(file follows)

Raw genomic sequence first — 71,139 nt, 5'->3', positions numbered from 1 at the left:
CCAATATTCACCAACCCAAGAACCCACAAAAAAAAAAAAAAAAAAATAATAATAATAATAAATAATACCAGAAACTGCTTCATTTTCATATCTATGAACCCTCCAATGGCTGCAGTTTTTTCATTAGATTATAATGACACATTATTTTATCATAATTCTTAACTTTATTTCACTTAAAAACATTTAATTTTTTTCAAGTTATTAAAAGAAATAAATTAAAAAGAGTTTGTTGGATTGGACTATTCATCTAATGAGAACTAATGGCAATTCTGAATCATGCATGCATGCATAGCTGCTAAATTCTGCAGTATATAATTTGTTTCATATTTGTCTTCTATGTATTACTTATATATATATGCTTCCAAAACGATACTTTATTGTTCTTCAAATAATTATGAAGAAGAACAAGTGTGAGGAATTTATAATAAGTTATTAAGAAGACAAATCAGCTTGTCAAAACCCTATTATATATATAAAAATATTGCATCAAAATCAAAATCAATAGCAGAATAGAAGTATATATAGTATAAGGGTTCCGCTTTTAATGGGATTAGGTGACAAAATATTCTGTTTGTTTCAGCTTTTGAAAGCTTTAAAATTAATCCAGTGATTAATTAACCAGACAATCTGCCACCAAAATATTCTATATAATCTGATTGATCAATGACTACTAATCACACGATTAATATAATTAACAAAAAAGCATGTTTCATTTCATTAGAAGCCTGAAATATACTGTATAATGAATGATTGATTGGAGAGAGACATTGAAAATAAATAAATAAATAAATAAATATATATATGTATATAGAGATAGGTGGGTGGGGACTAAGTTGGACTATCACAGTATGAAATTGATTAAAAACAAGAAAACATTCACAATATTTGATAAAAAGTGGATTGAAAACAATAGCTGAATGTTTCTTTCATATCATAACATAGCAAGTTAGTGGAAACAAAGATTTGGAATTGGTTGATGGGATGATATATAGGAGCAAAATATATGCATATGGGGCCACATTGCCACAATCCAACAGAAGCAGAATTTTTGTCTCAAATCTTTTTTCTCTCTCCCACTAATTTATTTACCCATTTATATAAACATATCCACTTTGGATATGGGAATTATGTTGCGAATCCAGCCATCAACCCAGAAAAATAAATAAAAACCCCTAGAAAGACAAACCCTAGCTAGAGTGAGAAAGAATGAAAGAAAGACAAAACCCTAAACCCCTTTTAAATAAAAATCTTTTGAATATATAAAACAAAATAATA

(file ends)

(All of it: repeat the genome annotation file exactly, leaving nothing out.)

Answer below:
Raw genomic sequence first — 71,139 nt, 5'->3', positions numbered from 1 at the left:
CCAATATTCACCAACCCAAGAACCCACAAAAAAAAAAAAAAAAAAATAATAATAATAATAAATAATACCAGAAACTGCTTCATTTTCATATCTATGAACCCTCCAATGGCTGCAGTTTTTTCATTAGATTATAATGACACATTATTTTATCATAATTCTTAACTTTATTTCACTTAAAAACATTTAATTTTTTTCAAGTTATTAAAAGAAATAAATTAAAAAGAGTTTGTTGGATTGGACTATTCATCTAATGAGAACTAATGGCAATTCTGAATCATGCATGCATGCATAGCTGCTAAATTCTGCAGTATATAATTTGTTTCATATTTGTCTTCTATGTATTACTTATATATATATGCTTCCAAAACGATACTTTATTGTTCTTCAAATAATTATGAAGAAGAACAAGTGTGAGGAATTTATAATAAGTTATTAAGAAGACAAATCAGCTTGTCAAAACCCTATTATATATATAAAAATATTGCATCAAAATCAAAATCAATAGCAGAATAGAAGTATATATAGTATAAGGGTTCCGCTTTTAATGGGATTAGGTGACAAAATATTCTGTTTGTTTCAGCTTTTGAAAGCTTTAAAATTAATCCAGTGATTAATTAACCAGACAATCTGCCACCAAAATATTCTATATAATCTGATTGATCAATGACTACTAATCACACGATTAATATAATTAACAAAAAAGCATGTTTCATTTCATTAGAAGCCTGAAATATACTGTATAATGAATGATTGATTGGAGAGAGACATTGAAAATAAATAAATAAATAAATAAATATATATATGTATATAGAGATAGGTGGGTGGGGACTAAGTTGGACTATCACAGTATGAAATTGATTAAAAACAAGAAAACATTCACAATATTTGATAAAAAGTGGATTGAAAACAATAGCTGAATGTTTCTTTCATATCATAACATAGCAAGTTAGTGGAAACAAAGATTTGGAATTGGTTGATGGGATGATATATAGGAGCAAAATATATGCATATGGGGCCACATTGCCACAATCCAACAGAAGCAGAATTTTTGTCTCAAATCTTTTTTCTCTCTCCCACTAATTTATTTACCCATTTATATAAACATATCCACTTTGGATATGGGAATTATGTTGCGAATCCAGCCATCAACCCAGAAAAATAAATAAAAACCCCTAGAAAGACAAACCCTAGCTAGAGTGAGAAAGAATGAAAGAAAGACAAAACCCTAAACCCCTTTTAAATAAAAATCTTTTGAATATATAAAACAAAATAATA